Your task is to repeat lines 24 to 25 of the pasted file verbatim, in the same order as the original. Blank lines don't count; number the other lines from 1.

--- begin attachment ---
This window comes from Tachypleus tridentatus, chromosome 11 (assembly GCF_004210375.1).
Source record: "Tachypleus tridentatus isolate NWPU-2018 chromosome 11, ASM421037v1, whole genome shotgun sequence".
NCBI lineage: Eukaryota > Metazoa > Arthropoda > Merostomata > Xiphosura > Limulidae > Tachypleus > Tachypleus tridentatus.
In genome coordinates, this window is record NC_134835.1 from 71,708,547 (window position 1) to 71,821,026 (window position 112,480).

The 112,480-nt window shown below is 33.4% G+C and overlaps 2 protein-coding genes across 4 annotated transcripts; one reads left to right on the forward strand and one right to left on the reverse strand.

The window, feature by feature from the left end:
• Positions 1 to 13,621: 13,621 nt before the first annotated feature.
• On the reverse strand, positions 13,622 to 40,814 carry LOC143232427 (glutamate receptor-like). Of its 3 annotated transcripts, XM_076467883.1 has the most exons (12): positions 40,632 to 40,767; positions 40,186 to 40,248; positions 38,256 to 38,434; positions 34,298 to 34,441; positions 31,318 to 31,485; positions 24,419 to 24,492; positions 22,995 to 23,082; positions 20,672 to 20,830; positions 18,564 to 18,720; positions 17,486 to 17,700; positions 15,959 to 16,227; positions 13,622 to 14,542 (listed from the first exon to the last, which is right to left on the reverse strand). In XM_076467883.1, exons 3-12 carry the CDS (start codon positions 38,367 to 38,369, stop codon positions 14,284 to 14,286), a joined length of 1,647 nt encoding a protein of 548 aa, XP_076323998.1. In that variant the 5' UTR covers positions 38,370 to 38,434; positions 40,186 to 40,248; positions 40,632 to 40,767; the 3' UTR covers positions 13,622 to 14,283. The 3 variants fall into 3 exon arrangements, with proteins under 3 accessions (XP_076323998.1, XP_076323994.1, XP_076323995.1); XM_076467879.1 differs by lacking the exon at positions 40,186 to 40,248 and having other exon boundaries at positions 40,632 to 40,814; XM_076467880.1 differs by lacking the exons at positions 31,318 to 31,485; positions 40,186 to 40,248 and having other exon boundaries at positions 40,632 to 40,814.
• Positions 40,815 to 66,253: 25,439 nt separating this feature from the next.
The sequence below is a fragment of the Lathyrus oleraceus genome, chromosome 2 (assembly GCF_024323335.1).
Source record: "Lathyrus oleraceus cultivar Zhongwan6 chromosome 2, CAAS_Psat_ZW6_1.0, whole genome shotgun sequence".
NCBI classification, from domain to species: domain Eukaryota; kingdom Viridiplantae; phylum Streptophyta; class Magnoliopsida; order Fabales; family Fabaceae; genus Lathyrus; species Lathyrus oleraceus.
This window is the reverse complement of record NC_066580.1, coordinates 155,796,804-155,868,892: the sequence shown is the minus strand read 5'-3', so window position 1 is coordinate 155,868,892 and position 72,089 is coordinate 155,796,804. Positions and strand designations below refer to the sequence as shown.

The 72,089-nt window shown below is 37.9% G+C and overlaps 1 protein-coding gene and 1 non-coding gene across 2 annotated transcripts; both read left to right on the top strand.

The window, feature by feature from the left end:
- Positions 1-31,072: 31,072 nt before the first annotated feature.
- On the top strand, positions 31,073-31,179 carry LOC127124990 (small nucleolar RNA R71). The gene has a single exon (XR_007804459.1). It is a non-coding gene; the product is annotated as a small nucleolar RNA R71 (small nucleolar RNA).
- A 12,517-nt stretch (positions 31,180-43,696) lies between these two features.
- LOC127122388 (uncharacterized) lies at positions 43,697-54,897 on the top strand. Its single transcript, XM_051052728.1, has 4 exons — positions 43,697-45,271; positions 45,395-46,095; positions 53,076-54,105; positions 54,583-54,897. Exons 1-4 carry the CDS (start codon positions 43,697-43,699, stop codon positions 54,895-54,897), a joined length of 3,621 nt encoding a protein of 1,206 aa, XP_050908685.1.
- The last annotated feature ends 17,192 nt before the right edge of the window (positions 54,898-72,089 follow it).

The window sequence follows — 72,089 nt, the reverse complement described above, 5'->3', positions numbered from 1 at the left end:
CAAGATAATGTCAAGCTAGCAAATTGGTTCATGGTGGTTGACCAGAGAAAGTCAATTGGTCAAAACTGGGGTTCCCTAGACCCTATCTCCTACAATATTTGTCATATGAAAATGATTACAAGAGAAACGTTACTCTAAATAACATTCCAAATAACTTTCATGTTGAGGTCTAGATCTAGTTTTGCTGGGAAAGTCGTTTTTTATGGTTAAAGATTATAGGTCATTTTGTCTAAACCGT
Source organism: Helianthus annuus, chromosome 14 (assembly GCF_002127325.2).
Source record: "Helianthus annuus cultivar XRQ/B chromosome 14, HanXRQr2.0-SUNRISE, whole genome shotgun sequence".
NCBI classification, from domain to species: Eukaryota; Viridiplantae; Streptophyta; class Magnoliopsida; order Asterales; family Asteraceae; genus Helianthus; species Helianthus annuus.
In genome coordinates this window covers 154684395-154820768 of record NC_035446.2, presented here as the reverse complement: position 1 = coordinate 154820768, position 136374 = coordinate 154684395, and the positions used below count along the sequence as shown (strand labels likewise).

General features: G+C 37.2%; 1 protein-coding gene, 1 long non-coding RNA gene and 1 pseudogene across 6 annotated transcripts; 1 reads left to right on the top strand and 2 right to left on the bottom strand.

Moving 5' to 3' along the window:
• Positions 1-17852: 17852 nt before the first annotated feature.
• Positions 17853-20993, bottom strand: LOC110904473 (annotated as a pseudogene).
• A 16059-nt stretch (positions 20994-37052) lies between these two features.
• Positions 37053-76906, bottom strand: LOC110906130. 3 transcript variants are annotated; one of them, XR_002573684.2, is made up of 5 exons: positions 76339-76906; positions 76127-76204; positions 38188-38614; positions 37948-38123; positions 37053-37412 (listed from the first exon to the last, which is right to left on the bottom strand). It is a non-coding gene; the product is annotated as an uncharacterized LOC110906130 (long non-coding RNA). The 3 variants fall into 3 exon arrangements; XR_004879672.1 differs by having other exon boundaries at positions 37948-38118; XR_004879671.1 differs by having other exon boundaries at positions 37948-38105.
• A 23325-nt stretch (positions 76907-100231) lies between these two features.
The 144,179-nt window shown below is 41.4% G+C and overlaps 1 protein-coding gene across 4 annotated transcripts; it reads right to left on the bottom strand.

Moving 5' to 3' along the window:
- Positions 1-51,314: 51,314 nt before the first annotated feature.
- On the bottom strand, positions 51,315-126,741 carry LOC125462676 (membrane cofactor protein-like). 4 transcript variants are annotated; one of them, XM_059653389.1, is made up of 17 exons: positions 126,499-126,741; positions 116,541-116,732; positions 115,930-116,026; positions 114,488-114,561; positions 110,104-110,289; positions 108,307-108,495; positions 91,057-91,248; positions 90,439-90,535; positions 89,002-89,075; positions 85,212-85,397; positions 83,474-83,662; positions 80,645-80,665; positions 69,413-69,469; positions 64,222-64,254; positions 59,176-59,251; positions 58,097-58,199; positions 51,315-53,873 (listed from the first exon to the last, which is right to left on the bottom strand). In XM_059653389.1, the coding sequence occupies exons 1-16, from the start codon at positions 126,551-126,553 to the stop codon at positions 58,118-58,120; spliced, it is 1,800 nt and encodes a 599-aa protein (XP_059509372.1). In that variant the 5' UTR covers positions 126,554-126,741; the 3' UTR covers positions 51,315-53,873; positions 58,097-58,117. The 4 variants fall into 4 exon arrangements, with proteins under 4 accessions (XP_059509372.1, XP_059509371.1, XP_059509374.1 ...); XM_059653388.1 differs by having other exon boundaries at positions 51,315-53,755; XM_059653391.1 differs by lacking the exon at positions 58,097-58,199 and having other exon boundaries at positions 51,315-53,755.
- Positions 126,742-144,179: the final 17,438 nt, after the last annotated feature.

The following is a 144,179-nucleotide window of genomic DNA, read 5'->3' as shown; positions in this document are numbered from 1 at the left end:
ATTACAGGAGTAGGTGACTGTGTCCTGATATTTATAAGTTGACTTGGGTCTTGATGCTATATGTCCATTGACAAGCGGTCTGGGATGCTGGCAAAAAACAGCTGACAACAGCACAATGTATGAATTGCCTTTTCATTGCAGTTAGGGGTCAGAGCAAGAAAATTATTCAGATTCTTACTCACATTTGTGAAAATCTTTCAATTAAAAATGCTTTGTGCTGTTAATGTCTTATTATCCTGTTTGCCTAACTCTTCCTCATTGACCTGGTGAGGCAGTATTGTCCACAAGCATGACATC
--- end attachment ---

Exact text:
Source record: "Helianthus annuus cultivar XRQ/B chromosome 14, HanXRQr2.0-SUNRISE, whole genome shotgun sequence".
NCBI classification, from domain to species: Eukaryota; Viridiplantae; Streptophyta; class Magnoliopsida; order Asterales; family Asteraceae; genus Helianthus; species Helianthus annuus.